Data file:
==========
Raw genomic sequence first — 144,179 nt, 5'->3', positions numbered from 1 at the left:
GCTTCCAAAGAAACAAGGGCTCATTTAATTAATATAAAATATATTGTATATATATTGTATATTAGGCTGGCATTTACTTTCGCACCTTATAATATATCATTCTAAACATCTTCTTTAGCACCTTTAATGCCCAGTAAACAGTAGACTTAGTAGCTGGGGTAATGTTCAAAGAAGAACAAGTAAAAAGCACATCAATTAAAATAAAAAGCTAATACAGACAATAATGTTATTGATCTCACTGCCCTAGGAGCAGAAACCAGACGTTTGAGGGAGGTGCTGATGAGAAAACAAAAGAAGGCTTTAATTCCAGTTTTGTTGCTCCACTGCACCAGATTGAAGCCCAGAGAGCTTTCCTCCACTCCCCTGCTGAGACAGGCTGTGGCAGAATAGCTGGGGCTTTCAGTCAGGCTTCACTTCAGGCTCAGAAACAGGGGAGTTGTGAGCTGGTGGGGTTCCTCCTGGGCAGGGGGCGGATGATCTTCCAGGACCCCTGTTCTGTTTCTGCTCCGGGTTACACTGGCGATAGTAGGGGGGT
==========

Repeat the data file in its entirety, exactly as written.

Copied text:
Raw genomic sequence first — 144,179 nt, 5'->3', positions numbered from 1 at the left:
GCTTCCAAAGAAACAAGGGCTCATTTAATTAATATAAAATATATTGTATATATATTGTATATTAGGCTGGCATTTACTTTCGCACCTTATAATATATCATTCTAAACATCTTCTTTAGCACCTTTAATGCCCAGTAAACAGTAGACTTAGTAGCTGGGGTAATGTTCAAAGAAGAACAAGTAAAAAGCACATCAATTAAAATAAAAAGCTAATACAGACAATAATGTTATTGATCTCACTGCCCTAGGAGCAGAAACCAGACGTTTGAGGGAGGTGCTGATGAGAAAACAAAAGAAGGCTTTAATTCCAGTTTTGTTGCTCCACTGCACCAGATTGAAGCCCAGAGAGCTTTCCTCCACTCCCCTGCTGAGACAGGCTGTGGCAGAATAGCTGGGGCTTTCAGTCAGGCTTCACTTCAGGCTCAGAAACAGGGGAGTTGTGAGCTGGTGGGGTTCCTCCTGGGCAGGGGGCGGATGATCTTCCAGGACCCCTGTTCTGTTTCTGCTCCGGGTTACACTGGCGATAGTAGGGGGGT